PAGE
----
There's just not enough love in the comics world. At least not for Janelle Asselin, editor at ComicsAlliance and creator of Rosy Press and Fresh Romance, a new monthly digital comics anthology magazine. Asselin hopes the comics mag will help the romance genre blossom in American comics and generate more female comics readers in the process.
On Monday, March 23, Asselin launched a Kickstarter campaign to get enough funding to release the first three issues of Fresh Romance, and it seems like the cause has already created quite a stir amongst others (perhaps including members of that "vocal minority" that Erik Larsen loves to hate?) who've also wondered, "Where is the love?" – the fundraising campaign generated $10,000 of its $28,000 goal in just five hours.
Fresh Romance will feature three full-color romance stories, along with a relationships advice column penned by four divorced writers, art coverage, and a fashion report. Although not all the content in the magazine will be racy, it is intended for a mature audience (17+).
As its name suggests, the anthology will have a fresh take on love stories and how they are portrayed in comics. The first issue will feature a story by Kate Leth, Arielle Jovellanos, and Amanda Scurti that will focus on a lesbian high-school couple who struggle with reconciling their feelings for each other in a hetero-centric world.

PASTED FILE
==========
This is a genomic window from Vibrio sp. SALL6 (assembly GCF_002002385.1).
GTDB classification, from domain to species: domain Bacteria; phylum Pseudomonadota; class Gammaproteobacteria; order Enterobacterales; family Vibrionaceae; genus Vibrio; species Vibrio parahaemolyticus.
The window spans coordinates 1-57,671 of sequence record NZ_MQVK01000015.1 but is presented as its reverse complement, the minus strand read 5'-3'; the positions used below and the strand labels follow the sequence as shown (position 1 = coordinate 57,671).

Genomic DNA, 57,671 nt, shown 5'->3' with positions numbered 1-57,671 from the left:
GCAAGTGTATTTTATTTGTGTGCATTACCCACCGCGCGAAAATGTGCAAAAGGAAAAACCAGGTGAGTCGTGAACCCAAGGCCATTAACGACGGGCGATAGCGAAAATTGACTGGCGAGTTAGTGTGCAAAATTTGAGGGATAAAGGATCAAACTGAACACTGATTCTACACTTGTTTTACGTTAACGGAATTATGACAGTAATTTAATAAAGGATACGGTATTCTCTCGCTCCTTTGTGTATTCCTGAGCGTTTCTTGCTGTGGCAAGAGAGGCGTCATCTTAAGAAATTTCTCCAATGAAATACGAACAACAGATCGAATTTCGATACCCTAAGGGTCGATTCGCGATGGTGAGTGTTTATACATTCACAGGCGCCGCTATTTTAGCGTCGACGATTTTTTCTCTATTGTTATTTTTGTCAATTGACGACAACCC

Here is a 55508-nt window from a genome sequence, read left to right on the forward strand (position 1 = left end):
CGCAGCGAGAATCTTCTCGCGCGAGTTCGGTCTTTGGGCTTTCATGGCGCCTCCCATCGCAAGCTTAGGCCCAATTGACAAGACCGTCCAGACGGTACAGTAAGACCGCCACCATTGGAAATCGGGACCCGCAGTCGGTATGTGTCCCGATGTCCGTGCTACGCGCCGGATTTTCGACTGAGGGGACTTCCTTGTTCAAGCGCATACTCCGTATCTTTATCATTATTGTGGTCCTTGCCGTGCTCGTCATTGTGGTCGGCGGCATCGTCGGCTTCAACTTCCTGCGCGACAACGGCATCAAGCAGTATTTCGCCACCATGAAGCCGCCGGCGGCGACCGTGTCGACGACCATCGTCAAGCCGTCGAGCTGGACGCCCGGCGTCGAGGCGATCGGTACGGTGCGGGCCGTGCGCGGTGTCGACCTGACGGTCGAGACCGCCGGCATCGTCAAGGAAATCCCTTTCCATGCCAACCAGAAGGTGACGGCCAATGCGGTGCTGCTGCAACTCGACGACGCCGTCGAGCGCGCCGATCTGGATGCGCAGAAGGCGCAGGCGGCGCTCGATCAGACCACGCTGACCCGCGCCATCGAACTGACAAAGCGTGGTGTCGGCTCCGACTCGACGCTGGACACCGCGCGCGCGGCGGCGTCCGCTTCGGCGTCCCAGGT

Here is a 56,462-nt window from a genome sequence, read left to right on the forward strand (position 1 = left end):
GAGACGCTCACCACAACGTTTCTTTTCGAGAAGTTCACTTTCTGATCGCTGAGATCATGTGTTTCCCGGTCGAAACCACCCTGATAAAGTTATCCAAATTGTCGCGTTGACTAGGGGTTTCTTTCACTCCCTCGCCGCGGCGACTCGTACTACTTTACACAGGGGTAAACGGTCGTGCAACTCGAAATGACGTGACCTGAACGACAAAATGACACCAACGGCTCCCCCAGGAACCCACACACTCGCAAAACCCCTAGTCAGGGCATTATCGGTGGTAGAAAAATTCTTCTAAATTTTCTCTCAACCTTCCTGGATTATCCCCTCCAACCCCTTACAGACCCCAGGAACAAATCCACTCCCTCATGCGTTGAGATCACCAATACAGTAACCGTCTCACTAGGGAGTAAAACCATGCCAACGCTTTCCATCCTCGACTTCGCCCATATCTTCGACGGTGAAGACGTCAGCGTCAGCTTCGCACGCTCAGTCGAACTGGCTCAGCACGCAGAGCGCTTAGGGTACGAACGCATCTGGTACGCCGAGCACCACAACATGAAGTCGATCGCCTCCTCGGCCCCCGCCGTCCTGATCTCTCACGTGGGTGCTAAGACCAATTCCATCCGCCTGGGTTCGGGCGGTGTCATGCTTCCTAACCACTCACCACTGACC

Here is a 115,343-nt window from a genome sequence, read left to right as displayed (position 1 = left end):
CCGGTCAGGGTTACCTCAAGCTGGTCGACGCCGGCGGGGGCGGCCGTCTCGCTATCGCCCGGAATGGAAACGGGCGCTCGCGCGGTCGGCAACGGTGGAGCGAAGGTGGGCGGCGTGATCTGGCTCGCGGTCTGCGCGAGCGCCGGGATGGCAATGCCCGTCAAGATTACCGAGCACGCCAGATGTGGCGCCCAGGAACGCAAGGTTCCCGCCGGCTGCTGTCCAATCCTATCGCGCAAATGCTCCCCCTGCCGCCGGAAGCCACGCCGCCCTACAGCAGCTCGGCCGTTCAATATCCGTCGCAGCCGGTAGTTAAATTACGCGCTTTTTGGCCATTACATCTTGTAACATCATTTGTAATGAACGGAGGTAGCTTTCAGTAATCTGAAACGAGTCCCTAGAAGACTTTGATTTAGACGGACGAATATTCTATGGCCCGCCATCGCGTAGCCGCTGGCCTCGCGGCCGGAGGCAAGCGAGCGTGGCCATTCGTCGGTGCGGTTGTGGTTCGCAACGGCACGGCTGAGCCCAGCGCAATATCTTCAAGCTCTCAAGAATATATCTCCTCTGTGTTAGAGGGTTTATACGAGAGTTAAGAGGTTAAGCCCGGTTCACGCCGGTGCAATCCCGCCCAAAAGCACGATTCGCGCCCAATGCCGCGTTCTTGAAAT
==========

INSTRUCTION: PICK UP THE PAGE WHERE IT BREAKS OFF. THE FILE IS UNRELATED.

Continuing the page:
Contributors who are featured in Fresh Romance will own their works and be paid a page rate and royalties for their comics – the budget will be determined by how successful the Kickstarter campaign is. "For every $10,000 we go over our goal, every single creator currently signed on to publish a story with Rosy Press will get a 15% page rate bump (so, at $48,000 everyone would get a 30% page rate bump and at $58,000 everyone would get a 45% page rate bump, etc)."
The Kickstarter campaign ends on April 22, when Asselin hopes to complete the first issue. Fresh Romance will launch the following month in May.
Fresh Romance will be digital only. Asselin explains to the Washington Post that it's "the optimal way to reach the most readers." She explains, “It’s way more accessible, and I’m interested in bringing new fans into comics.”
And yes, some of those new fans, she hopes, will be women. The goal of Rosy Press, Asselin tells WaPo, is "to attract female readers ages 18 to 35, whether they’re already comics readers or they’ve never picked up a comic book."
Via: Washington Post